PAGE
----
February 2013

The Rev. Rob Morris, facing probable suspension, was forced to apologize for an action he took last December 16.

His “sin”? His “crime”?

Praying at an interfaith prayer vigil. Morris is pastor of Christ the King Lutheran Church in Newtown, CT, and he felt he was serving as a community chaplain by praying at the vigil following the massacre of children and teachers.

His superiors in his denomination, the Lutheran Church-Missouri Synod (LCMS), disagreed. The church constitution forbids its clergy from participating in services with members of different faiths, and in their opinion, Morris was worshiping with non-Christians. The vigil was led not only by Christians, but also Muslims, Jews, and Baha’is.

Morris no doubt saw his livelihood being taken away, so he apologized for offending members of his denomination (not for participation in the vigil). He knew that another LCMS pastor, David Benke, had been suspended from ministry for a time for daring to pray at a service after 9/11.

After a storm of criticism even from his own constituents, LCMS denominational president Matthew Harrison apologized for his reprimand of Morris. But it was a bureacratic apology. He was sorry for the “embarrassment due to the media coverage” (yep, it’s the media’s fault) and for “increasing the pain of a hurting community.” I doubt seriously if Harrison, if he is a typical arrogant bureaucrat, would have backed down had not the media got wind of the LCMS’s archaic and unchristian policy and polity. He asked for forgiveness because he got caught.

To their credit, Morris’s congregation stood by him. The president of the body said their pastor did what was needed for the church and the community. The church had received nothing but thanks. Morris, he said, has been a “‘constant affirmation that God is indeed here in Newtown.’” Apparently, people in the community could recognize the presence and work of God, even if the bureaucrats, like ancient Pharisees, could not.

Here is yet another instance of separatist, fearful “Christians” getting it wrong. The attitude of the LCMS hierarchy reminds me of the subplot in Downton Abbey in which Lord Grantham, the butler Mr. Carson, the cook Mrs. Bird, and others believe the women of the household will be sullied if they go anywhere near Ethel, a former prostitute who has become the housekeeper/cook for Isobel Crawley. Or the mention in The Best Exotic Marigold Hotel of the Indian belief that even the shadow of an untouchable would pollute someone of an upper caste. Or the silly notion in the Presbyterian Heidelberg Catechism (from the Reformation era) that letting even one “unworthy” person partake in the Lord’s Supper calls down God’s wrath on the whole congregation.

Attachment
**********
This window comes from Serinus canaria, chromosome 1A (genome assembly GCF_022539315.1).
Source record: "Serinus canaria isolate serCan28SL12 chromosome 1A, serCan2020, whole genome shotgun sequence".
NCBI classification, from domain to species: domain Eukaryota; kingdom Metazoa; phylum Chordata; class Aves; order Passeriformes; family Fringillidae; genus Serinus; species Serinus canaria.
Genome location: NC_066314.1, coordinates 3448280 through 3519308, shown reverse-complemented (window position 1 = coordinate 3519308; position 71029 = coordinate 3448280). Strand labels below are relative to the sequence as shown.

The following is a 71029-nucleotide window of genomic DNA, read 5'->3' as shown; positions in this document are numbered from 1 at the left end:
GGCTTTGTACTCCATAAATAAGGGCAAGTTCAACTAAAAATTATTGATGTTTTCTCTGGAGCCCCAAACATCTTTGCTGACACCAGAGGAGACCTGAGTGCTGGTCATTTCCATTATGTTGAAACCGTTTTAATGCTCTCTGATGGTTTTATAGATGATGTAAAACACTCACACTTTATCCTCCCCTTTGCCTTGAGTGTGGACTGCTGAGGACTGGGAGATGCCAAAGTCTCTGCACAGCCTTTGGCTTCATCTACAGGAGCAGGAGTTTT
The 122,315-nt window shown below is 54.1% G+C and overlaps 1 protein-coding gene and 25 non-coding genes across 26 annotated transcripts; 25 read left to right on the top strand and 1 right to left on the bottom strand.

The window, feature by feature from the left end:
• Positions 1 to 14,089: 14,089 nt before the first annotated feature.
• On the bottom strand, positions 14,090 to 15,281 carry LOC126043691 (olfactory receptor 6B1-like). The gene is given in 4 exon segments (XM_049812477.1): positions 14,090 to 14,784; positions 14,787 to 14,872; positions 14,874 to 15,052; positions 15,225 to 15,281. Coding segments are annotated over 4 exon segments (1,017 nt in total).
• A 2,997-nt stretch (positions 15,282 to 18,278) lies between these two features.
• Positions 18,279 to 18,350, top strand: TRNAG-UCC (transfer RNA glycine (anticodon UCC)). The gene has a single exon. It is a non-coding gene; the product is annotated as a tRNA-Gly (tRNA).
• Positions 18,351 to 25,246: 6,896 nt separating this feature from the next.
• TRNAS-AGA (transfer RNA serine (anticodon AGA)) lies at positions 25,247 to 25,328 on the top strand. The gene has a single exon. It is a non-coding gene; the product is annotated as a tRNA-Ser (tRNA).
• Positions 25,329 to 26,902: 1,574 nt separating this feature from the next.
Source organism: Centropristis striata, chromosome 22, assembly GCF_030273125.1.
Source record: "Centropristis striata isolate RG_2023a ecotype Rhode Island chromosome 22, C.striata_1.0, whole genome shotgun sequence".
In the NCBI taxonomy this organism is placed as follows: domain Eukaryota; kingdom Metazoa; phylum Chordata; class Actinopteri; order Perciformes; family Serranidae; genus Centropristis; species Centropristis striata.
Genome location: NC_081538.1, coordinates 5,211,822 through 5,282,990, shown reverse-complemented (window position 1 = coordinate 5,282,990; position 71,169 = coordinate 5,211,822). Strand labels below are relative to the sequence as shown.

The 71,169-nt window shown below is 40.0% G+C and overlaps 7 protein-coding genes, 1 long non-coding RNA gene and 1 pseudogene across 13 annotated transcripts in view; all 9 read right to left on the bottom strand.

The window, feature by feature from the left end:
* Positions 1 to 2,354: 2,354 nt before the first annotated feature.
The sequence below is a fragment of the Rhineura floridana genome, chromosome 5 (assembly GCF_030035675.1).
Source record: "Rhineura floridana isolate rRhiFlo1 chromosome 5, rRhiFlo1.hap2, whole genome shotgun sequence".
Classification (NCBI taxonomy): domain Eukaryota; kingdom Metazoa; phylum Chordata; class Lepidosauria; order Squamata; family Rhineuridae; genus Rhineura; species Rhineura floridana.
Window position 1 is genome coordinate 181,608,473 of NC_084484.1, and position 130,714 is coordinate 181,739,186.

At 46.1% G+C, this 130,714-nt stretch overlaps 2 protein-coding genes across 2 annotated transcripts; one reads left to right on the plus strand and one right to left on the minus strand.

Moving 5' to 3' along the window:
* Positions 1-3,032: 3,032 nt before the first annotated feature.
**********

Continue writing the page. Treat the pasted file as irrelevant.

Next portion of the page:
It’s time for the LCMS and any other group of holier-than-thou Pharisees to repudiate their fearful policies and affirm the value of joining with all people of faith to pray and grieve and help. Good for the Rev. Rob Morris and his congregation and any other LCMS minister who believes that being a chaplain to the hurting and a voice of unity in time of loss ought to, and do, trump any rule designed to keep people apart.

© 2013 Tom Cheatham. All rights reserved.





I just read the most amazing, astounding story. According to USA Today (January 24, 2013: 2B), a team of  British scientists have recorded Shakespeare’s sonnets and parts of Martin Luther King’s “I Have a Dream” speech on DNA.

That’s right: DNA. It sounds like something out of the old series Star Trek: Voyager, in which the starship had computers with organic components. But this is not the 24th century. And the researchers, who came up with the idea over a pint in a pub, are serious. The average person may be able to have affordable DNA storage devices by the middle of the next decade.

The DNA is machine-synthesized. It doesn’t come from any living creature. Videos and other media stored in the chemical could last tens of thousands of years. So be careful what you post on Facebook. Your descendants in the 42nd century could still be embarrassed. They might even try to come back in time and prevent you from “sharing.”

Seriously, whenever I read articles about such incredible work, I am humbled by the intellect of people way smarter than I could ever hope to be, and I praise God for giving humankind such gifted folk. And I also hope that we will do a better job with science education, so that today’s kids can discover even more astounding ways to be stewards of creation. To paraphrase Stanford University engineer Drew Endy, fundamental investment in basic scientific tools can lead to amazing things.

© 2013 Tom Cheatham